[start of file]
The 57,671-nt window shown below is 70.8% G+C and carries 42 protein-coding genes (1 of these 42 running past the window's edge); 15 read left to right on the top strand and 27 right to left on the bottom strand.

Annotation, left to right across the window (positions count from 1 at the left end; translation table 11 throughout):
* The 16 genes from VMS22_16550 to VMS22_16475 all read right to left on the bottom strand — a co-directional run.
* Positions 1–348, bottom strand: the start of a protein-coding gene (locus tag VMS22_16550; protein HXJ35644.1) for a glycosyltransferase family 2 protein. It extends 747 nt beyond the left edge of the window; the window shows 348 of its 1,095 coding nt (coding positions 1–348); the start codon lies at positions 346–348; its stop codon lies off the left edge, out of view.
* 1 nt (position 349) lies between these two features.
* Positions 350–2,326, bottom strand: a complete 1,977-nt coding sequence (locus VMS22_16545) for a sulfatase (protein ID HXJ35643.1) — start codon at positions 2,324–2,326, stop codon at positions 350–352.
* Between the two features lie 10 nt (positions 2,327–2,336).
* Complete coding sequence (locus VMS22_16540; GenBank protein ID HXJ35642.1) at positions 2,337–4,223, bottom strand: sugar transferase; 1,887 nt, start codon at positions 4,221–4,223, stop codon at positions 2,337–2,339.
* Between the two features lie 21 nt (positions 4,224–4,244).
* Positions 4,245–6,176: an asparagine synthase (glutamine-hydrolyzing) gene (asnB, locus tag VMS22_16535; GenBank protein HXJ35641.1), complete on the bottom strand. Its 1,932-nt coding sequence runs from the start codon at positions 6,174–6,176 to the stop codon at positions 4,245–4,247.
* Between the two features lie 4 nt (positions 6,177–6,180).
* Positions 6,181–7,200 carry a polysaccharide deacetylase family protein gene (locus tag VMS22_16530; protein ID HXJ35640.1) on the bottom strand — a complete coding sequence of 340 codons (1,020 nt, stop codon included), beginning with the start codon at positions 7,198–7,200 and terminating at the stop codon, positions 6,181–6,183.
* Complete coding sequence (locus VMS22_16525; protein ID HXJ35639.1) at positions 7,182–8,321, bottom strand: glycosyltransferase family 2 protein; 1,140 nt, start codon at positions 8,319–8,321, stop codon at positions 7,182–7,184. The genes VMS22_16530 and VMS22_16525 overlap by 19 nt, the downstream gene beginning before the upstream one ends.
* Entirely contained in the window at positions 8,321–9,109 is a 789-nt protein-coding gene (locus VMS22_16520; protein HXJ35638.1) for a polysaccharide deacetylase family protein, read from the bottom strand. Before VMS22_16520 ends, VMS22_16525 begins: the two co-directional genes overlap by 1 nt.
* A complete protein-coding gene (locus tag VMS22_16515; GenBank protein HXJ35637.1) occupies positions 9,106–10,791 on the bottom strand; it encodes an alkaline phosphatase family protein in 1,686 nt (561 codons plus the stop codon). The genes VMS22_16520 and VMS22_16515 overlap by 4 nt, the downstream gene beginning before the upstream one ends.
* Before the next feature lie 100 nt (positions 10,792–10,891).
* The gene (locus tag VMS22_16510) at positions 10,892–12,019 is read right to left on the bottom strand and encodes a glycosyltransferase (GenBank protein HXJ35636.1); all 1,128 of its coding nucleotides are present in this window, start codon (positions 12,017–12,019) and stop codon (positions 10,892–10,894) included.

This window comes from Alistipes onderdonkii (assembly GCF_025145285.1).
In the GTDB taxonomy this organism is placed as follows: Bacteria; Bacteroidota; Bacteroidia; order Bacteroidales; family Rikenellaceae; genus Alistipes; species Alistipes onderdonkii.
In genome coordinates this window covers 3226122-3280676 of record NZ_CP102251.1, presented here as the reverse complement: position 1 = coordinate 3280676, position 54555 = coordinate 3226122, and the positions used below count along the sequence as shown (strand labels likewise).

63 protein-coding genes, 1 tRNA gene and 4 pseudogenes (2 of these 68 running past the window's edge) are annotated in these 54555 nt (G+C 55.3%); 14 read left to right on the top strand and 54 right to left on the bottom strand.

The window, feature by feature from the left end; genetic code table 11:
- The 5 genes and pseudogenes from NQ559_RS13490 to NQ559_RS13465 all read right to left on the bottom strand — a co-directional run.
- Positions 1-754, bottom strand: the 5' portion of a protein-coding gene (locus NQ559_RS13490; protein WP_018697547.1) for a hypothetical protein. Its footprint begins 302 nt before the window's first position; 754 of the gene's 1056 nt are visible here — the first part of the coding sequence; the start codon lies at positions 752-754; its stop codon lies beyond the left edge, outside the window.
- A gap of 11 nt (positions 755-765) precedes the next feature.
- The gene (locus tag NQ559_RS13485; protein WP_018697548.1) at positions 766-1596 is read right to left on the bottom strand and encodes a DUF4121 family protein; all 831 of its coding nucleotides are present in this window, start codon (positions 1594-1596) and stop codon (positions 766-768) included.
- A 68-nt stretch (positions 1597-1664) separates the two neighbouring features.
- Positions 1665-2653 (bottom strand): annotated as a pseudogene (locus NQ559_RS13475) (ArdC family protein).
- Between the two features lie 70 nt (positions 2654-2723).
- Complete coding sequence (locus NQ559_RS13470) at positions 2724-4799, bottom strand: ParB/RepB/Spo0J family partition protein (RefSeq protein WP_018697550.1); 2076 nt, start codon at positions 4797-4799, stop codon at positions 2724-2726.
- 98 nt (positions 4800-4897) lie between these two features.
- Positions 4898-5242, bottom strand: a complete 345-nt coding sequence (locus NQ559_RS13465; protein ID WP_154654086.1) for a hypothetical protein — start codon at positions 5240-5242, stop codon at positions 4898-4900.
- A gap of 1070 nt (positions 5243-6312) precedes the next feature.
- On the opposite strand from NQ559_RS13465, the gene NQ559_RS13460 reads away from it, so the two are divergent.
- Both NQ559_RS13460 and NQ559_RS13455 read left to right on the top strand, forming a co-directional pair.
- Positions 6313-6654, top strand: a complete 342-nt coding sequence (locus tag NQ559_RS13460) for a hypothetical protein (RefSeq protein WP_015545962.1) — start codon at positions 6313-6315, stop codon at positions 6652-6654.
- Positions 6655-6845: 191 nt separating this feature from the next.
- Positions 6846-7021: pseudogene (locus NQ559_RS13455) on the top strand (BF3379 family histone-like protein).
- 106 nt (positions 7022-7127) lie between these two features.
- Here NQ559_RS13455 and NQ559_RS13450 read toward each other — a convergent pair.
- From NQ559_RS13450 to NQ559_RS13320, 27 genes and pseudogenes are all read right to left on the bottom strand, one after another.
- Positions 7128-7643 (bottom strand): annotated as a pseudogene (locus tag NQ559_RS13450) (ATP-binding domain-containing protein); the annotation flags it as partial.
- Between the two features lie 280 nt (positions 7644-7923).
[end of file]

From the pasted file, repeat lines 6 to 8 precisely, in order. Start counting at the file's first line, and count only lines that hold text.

* Positions 350–2,326, bottom strand: a complete 1,977-nt coding sequence (locus VMS22_16545) for a sulfatase (protein ID HXJ35643.1) — start codon at positions 2,324–2,326, stop codon at positions 350–352.
* Between the two features lie 10 nt (positions 2,327–2,336).
* Complete coding sequence (locus VMS22_16540; GenBank protein ID HXJ35642.1) at positions 2,337–4,223, bottom strand: sugar transferase; 1,887 nt, start codon at positions 4,221–4,223, stop codon at positions 2,337–2,339.